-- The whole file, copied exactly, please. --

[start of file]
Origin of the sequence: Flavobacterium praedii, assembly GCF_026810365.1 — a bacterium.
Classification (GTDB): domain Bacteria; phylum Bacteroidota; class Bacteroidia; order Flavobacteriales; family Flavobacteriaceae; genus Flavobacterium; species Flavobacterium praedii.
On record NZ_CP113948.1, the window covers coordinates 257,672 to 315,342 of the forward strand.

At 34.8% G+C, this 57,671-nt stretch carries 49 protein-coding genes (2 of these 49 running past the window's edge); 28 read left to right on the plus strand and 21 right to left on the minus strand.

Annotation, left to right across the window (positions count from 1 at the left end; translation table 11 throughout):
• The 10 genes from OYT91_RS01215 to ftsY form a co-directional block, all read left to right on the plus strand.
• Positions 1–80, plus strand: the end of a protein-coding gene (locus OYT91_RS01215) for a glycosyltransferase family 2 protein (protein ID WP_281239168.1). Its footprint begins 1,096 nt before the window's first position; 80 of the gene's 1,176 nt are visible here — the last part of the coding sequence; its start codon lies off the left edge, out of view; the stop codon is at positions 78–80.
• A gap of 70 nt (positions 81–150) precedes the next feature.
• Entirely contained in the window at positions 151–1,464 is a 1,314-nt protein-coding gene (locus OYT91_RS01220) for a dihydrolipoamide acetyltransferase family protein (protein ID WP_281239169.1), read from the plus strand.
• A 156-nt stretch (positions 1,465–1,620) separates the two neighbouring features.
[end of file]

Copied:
Origin of the sequence: Flavobacterium praedii, assembly GCF_026810365.1 — a bacterium.
Classification (GTDB): domain Bacteria; phylum Bacteroidota; class Bacteroidia; order Flavobacteriales; family Flavobacteriaceae; genus Flavobacterium; species Flavobacterium praedii.
On record NZ_CP113948.1, the window covers coordinates 257,672 to 315,342 of the forward strand.

At 34.8% G+C, this 57,671-nt stretch carries 49 protein-coding genes (2 of these 49 running past the window's edge); 28 read left to right on the plus strand and 21 right to left on the minus strand.

Annotation, left to right across the window (positions count from 1 at the left end; translation table 11 throughout):
• The 10 genes from OYT91_RS01215 to ftsY form a co-directional block, all read left to right on the plus strand.
• Positions 1–80, plus strand: the end of a protein-coding gene (locus OYT91_RS01215) for a glycosyltransferase family 2 protein (protein ID WP_281239168.1). Its footprint begins 1,096 nt before the window's first position; 80 of the gene's 1,176 nt are visible here — the last part of the coding sequence; its start codon lies off the left edge, out of view; the stop codon is at positions 78–80.
• A gap of 70 nt (positions 81–150) precedes the next feature.
• Entirely contained in the window at positions 151–1,464 is a 1,314-nt protein-coding gene (locus OYT91_RS01220) for a dihydrolipoamide acetyltransferase family protein (protein ID WP_281239169.1), read from the plus strand.
• A 156-nt stretch (positions 1,465–1,620) separates the two neighbouring features.